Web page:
There was a report yesterday where a certain hacker claimed to be selling almost 33 million passwords from Twitter accounts on the dark web. Such news is usually the stuff of nightmares for companies that are directly affected and this actually prompted Twitter to give more information about the issue.
In a blogpost, Twitter decided to set the record straight about the purported case about the “hacked accounts.” They apparently investigated those claims made by the hacker and they found that they were not obtained from Twitter’s servers. “In each of the recent password disclosures, we cross checked the data with our records,” Twitter’s Trust & Information Security Officer, Michael Coates, explains in the blog post. “As a result, a number of Twitter accounts were identified for extra protection. Accounts with direct password exposure were locked and require a password reset by the account owner.”
Twitter also took the chance to advice people on how to keep their accounts safe. This includes the classic “use a strong password” to secure your account which is not used by other websites, use of password managers like LastPass and enabling two factor authentication (my favourite.)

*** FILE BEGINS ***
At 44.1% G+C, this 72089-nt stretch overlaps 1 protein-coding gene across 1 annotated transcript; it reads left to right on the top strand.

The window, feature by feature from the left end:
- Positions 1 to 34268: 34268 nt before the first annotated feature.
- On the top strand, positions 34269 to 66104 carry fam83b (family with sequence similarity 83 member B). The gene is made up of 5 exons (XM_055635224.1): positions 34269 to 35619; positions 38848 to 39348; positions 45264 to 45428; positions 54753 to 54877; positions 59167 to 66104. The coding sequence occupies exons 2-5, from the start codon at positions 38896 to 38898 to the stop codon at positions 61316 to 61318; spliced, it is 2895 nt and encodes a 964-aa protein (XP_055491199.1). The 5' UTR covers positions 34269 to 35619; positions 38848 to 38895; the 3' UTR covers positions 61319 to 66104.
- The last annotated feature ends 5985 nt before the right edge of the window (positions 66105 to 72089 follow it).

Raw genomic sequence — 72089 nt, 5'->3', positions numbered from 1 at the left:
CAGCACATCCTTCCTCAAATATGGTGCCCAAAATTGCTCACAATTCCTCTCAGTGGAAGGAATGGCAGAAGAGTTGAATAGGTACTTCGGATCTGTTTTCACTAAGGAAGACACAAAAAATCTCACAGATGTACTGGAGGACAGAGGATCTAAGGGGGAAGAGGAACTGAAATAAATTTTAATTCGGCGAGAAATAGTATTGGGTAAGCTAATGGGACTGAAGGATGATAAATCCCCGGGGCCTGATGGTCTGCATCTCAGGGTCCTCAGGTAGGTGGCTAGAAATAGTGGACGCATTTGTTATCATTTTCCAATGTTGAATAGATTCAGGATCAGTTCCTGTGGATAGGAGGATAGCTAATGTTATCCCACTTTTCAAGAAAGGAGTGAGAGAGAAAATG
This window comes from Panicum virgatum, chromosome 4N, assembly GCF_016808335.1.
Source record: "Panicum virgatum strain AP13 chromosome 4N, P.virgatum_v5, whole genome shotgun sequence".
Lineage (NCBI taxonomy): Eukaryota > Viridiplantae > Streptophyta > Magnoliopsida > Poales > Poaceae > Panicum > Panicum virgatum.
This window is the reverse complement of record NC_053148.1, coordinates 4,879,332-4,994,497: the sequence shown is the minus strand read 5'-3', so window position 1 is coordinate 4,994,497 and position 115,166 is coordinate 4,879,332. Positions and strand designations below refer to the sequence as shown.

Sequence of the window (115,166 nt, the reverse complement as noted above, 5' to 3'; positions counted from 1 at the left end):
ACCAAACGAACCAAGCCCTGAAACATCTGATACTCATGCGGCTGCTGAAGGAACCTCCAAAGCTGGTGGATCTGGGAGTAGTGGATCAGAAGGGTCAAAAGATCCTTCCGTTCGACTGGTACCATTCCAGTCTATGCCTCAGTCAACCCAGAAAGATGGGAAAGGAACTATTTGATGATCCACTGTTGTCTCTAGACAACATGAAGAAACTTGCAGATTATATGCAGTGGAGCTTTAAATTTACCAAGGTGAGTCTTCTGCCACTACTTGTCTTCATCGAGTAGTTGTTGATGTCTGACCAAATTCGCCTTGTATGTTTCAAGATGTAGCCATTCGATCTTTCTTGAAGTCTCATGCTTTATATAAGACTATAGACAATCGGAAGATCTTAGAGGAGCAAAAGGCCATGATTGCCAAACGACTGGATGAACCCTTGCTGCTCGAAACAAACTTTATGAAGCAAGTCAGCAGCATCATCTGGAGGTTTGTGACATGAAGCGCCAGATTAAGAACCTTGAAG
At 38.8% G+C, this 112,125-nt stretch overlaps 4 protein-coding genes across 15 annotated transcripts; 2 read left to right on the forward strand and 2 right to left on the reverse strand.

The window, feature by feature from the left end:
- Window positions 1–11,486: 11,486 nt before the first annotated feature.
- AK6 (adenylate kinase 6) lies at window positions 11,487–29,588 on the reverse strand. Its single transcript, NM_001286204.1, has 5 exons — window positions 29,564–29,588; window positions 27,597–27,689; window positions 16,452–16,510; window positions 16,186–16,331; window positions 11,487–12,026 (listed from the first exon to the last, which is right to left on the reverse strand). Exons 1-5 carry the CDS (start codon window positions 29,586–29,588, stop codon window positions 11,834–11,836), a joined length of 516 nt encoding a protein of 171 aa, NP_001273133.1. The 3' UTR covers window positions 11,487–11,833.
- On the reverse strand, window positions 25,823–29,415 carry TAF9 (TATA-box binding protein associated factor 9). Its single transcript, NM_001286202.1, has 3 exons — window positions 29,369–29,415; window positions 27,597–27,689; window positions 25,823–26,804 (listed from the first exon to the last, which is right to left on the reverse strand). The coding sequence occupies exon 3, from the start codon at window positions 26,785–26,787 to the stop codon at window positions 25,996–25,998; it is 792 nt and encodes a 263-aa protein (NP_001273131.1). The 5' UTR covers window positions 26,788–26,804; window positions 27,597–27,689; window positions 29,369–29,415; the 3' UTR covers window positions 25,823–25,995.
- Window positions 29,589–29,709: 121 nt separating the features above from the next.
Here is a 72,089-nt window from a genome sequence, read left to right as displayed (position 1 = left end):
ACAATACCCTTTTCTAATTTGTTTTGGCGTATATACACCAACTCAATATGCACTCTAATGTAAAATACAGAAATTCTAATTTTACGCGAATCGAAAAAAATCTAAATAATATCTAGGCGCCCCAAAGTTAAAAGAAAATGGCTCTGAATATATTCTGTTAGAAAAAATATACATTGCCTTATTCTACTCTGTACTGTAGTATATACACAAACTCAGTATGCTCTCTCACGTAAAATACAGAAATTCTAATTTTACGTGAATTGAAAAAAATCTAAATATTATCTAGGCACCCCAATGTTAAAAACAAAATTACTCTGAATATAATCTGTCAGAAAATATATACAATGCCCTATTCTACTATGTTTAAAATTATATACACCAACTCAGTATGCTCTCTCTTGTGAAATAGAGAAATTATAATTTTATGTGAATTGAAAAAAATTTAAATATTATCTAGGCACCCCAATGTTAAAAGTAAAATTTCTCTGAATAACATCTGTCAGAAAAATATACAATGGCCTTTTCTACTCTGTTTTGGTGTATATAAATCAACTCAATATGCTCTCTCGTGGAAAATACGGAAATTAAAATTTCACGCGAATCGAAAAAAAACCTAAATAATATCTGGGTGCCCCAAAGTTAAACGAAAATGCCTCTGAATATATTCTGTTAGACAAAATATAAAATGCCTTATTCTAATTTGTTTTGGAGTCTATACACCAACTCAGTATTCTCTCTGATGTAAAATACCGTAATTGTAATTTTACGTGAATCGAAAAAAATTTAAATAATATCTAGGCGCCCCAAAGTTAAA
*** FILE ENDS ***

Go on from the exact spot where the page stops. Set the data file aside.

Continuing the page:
We have seen a lot of reports of hacks this week which includes the popular one against Mark Zuckerberg’s other social media accounts. One of the biggest ways these hackers are able to take control of your account is through the numerous dumb passwords so many people use and are not surprisingly are among the top passwords used globally. You may have to change your password right now to prevent your data in your various social networks being sold on the dark web.
[…] to use password managers like LastPass. Sadly, the majority of people tend to use simple passwords (Twitter password leak for example) which can be easily guessed by hackers who might take control of their accounts and do […]
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